Silent but not dormant

Pondering life and all its beauty on a recent enriching and uplifting trip to Peru.

I’ve been a little silent here for a while.

The truth is, I’ve had increasingly less to share about my personal journey with Lyme disease specifically, and have been really busy working on my physical, psychological, emotional and spiritual health. When I feel called to share more on my whole healing journey, I will certainly do it; for now, however, I am very busy going inward and working out all the things. There is still much to do, many symptoms to work out, but I am happier, more present and more connected than ever before in my life.

At the same time, I was asked to step into the position of president of the Quebec Lyme Disease Association (AQML) in mid-2017 and have put my advocacy work to use in that context. Our current major action is a political one, namely we have an official petition at the National Assembly of Quebec which will be deposited in 2 weeks (the translated petition text and instructions can be found here). There are more and more impactful stories out in the media about those afflicted with Lyme disease, more backing from various spheres of society and political support is certainly growing. It feels like things are shifting and that soon, the medical authorities will no longer be able to sit back and deny the issues we face while pointing their fingers at us for being anti-science (speaking of science, have you seen this latest research: Lyme bacteria survive 28-day course of antibiotics months after infection)?

With love,

Marge ❤


La Presse+, 3 juillet 2016 : La guerre des tiques

“La maladie de Lyme gagne du terrain au Québec. Et avec les tiques qui la transmettent débarque une intense controverse sur la façon de la diagnostiquer et de la traiter. Patients qui se disent abandonnés, médecins qui crient à l’antiscience, chercheurs dissidents qui se rangent du côté des malades : le point sur cette guerre des tiques qui divise.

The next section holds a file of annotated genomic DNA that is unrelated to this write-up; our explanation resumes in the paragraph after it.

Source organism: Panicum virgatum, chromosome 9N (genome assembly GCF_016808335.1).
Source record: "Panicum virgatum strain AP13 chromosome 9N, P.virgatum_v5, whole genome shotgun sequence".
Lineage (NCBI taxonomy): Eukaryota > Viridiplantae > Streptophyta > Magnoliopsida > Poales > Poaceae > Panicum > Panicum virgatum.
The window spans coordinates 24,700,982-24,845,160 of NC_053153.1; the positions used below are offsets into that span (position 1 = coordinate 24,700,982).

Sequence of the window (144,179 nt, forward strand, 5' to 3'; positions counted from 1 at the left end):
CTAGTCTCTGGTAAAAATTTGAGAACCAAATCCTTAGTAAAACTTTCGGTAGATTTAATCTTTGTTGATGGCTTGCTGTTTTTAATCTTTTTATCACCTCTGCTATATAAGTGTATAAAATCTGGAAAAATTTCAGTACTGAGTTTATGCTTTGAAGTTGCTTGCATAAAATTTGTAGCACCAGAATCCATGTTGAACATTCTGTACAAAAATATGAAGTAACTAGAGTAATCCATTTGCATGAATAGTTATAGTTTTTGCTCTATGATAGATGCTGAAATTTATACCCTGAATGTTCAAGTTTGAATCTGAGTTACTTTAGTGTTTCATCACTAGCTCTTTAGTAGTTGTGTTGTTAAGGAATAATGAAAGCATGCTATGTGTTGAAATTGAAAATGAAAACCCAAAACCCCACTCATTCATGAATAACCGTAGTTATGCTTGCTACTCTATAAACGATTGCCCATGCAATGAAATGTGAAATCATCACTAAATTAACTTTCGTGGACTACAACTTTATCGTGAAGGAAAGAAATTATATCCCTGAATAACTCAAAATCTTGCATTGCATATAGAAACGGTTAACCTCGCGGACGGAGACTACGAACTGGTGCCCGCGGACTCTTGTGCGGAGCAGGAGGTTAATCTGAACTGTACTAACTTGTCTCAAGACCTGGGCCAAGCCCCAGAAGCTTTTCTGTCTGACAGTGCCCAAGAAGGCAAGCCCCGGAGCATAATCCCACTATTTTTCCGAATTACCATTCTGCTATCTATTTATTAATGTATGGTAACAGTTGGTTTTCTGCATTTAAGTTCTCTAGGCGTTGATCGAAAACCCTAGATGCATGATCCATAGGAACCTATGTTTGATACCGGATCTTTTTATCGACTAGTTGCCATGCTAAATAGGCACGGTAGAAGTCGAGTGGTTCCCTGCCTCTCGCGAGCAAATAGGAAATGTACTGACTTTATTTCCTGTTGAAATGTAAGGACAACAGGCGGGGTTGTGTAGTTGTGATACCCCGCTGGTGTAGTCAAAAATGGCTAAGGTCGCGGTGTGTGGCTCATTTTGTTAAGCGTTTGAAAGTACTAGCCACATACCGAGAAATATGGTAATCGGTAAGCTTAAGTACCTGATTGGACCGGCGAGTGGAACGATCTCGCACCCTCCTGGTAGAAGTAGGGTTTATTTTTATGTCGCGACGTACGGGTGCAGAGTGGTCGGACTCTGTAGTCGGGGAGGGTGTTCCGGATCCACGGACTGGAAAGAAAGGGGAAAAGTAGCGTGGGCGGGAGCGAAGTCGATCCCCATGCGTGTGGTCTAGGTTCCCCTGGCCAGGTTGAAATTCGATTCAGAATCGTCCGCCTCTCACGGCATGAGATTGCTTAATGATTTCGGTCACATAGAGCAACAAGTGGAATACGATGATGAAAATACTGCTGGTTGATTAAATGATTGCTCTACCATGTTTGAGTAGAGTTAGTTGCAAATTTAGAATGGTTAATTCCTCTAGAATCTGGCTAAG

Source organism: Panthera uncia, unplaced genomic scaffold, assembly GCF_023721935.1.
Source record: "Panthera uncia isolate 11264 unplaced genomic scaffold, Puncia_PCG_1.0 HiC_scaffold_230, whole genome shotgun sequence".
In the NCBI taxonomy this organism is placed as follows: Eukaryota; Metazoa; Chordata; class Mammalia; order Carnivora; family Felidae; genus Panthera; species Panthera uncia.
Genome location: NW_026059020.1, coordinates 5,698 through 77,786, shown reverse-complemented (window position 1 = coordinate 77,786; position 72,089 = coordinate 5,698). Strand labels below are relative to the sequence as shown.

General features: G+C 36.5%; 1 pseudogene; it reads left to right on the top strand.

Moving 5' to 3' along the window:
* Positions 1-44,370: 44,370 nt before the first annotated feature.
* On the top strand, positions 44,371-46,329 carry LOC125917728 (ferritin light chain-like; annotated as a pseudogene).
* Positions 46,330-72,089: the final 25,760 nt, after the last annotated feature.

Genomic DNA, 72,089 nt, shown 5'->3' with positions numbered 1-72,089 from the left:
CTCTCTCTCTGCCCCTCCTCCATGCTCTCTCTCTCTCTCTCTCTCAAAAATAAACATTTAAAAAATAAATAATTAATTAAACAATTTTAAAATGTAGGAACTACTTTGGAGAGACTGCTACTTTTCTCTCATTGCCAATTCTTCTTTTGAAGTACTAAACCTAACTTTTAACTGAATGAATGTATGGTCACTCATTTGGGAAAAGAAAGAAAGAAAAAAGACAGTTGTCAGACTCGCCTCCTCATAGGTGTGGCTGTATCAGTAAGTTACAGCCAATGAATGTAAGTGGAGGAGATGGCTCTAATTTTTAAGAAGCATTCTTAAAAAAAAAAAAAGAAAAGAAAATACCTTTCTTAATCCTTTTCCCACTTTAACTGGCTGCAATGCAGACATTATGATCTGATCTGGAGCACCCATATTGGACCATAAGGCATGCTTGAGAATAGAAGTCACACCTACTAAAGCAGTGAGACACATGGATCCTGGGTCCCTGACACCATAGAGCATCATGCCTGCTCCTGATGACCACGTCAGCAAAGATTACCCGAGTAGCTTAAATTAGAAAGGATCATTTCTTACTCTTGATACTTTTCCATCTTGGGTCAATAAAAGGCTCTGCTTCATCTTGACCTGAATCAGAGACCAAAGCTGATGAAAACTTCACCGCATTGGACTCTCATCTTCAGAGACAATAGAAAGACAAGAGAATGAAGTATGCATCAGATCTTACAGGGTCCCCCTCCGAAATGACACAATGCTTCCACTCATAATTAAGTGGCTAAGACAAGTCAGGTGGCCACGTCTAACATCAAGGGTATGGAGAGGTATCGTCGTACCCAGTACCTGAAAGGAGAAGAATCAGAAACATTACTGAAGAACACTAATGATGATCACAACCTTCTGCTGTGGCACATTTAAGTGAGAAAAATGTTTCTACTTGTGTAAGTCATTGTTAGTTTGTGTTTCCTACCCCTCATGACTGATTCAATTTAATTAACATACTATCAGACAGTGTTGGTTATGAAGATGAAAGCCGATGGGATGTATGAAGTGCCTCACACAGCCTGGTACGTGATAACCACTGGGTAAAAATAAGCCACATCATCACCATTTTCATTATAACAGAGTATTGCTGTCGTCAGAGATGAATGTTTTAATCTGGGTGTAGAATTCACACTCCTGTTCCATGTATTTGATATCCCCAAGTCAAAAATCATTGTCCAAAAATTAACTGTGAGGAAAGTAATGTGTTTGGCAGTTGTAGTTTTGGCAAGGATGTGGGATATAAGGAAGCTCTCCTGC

Juillet 2016

– tiré de La guerre des tiques, dossier en 3 sections dans La Presse+, édition du dimanche 3 juillet 2016 (Google translation: Tick wars) :

  1. Des diagnostics controversés
    (Google translation: Controversial diagnoses)
  2. Le débat en trois points
    (Google translation: The debate in three points)
  3. Que faire contre la maladie
    (Google translation: How to stay protected from the illness)

Le nouveau bastion de l’antiscience (Google translation: The new bastion of antiscience), article d’opinion publié le 20 mai 2016 dans La Presse+, écrit par 4 médecins québecois, qui a suscité l’intérêt du journaliste par rapport à la controverse et dont il est question dans le dossier (, crisse).  😉

Mai 2014 (photo tirée du dossier La Presse+)

Ajout: La réponse du père d’une personne atteinte par la maladie, Claude Martin, dans la section débats de La Presse du 10 juillet: L’incroyable incurie du monde médical (Google translation: The incredible negligence of the medical world). “Traiter les autres comme ils le font d’« antiscientifiques » est proprement révoltant. Est-ce que le déni constant constitue la véritable « science » de la communauté médicale du Québec ? Cette communauté fait-elle de la recherche dans ce domaine ? Où est donc votre « science » et comment fonctionne-t-elle ?” – Claude Martin

My Canadian Lyme disease conference public forum testimonial

meatconfMy name is Marguerite Glazer, I’m from Montreal and I am a Lyme survivor. My health nightmare began 15 years ago, when I was 19 years old. Suddenly, I started feeling sick every single day.